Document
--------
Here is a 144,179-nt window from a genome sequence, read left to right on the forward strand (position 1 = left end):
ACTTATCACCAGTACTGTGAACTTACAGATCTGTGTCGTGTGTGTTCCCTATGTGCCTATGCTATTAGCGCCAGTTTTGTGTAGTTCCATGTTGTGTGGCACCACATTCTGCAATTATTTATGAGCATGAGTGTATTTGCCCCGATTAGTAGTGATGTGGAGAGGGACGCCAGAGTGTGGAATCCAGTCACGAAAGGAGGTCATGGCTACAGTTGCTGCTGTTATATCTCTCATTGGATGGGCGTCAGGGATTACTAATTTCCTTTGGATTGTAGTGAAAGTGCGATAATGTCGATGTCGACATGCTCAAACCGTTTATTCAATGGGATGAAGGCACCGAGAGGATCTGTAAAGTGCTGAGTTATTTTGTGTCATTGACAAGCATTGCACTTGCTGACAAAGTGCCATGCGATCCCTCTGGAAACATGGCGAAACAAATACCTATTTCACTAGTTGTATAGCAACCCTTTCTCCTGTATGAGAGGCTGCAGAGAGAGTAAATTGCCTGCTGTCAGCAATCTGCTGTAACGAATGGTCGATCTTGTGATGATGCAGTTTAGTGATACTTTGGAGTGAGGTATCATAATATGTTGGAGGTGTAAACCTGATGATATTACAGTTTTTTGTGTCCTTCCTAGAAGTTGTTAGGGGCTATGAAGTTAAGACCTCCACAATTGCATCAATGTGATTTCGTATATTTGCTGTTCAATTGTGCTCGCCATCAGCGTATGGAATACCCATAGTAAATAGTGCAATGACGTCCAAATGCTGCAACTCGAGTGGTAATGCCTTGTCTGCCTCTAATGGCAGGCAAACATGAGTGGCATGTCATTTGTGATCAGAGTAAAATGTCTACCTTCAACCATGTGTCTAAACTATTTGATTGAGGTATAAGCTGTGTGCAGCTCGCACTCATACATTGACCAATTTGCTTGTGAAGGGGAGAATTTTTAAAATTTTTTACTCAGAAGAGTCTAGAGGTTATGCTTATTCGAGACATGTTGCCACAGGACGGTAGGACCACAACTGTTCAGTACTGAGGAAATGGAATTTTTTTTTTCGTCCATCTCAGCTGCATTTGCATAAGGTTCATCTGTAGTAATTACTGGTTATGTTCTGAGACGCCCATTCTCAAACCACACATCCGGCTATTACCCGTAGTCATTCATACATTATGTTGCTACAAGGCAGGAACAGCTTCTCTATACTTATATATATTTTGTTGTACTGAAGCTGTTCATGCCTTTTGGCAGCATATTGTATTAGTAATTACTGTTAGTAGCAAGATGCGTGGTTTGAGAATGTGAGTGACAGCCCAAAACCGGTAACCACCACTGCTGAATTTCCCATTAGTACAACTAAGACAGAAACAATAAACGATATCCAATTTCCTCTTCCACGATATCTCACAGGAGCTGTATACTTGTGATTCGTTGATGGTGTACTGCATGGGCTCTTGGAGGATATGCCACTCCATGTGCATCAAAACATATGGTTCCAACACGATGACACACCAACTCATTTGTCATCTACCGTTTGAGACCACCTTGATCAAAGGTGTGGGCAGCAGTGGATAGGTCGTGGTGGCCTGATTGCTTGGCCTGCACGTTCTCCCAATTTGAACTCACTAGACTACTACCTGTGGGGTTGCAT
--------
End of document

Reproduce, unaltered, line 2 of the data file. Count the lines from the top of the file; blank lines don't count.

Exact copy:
ACTTATCACCAGTACTGTGAACTTACAGATCTGTGTCGTGTGTGTTCCCTATGTGCCTATGCTATTAGCGCCAGTTTTGTGTAGTTCCATGTTGTGTGGCACCACATTCTGCAATTATTTATGAGCATGAGTGTATTTGCCCCGATTAGTAGTGATGTGGAGAGGGACGCCAGAGTGTGGAATCCAGTCACGAAAGGAGGTCATGGCTACAGTTGCTGCTGTTATATCTCTCATTGGATGGGCGTCAGGGATTACTAATTTCCTTTGGATTGTAGTGAAAGTGCGATAATGTCGATGTCGACATGCTCAAACCGTTTATTCAATGGGATGAAGGCACCGAGAGGATCTGTAAAGTGCTGAGTTATTTTGTGTCATTGACAAGCATTGCACTTGCTGACAAAGTGCCATGCGATCCCTCTGGAAACATGGCGAAACAAATACCTATTTCACTAGTTGTATAGCAACCCTTTCTCCTGTATGAGAGGCTGCAGAGAGAGTAAATTGCCTGCTGTCAGCAATCTGCTGTAACGAATGGTCGATCTTGTGATGATGCAGTTTAGTGATACTTTGGAGTGAGGTATCATAATATGTTGGAGGTGTAAACCTGATGATATTACAGTTTTTTGTGTCCTTCCTAGAAGTTGTTAGGGGCTATGAAGTTAAGACCTCCACAATTGCATCAATGTGATTTCGTATATTTGCTGTTCAATTGTGCTCGCCATCAGCGTATGGAATACCCATAGTAAATAGTGCAATGACGTCCAAATGCTGCAACTCGAGTGGTAATGCCTTGTCTGCCTCTAATGGCAGGCAAACATGAGTGGCATGTCATTTGTGATCAGAGTAAAATGTCTACCTTCAACCATGTGTCTAAACTATTTGATTGAGGTATAAGCTGTGTGCAGCTCGCACTCATACATTGACCAATTTGCTTGTGAAGGGGAGAATTTTTAAAATTTTTTACTCAGAAGAGTCTAGAGGTTATGCTTATTCGAGACATGTTGCCACAGGACGGTAGGACCACAACTGTTCAGTACTGAGGAAATGGAATTTTTTTTTTCGTCCATCTCAGCTGCATTTGCATAAGGTTCATCTGTAGTAATTACTGGTTATGTTCTGAGACGCCCATTCTCAAACCACACATCCGGCTATTACCCGTAGTCATTCATACATTATGTTGCTACAAGGCAGGAACAGCTTCTCTATACTTATATATATTTTGTTGTACTGAAGCTGTTCATGCCTTTTGGCAGCATATTGTATTAGTAATTACTGTTAGTAGCAAGATGCGTGGTTTGAGAATGTGAGTGACAGCCCAAAACCGGTAACCACCACTGCTGAATTTCCCATTAGTACAACTAAGACAGAAACAATAAACGATATCCAATTTCCTCTTCCACGATATCTCACAGGAGCTGTATACTTGTGATTCGTTGATGGTGTACTGCATGGGCTCTTGGAGGATATGCCACTCCATGTGCATCAAAACATATGGTTCCAACACGATGACACACCAACTCATTTGTCATCTACCGTTTGAGACCACCTTGATCAAAGGTGTGGGCAGCAGTGGATAGGTCGTGGTGGCCTGATTGCTTGGCCTGCACGTTCTCCCAATTTGAACTCACTAGACTACTACCTGTGGGGTTGCAT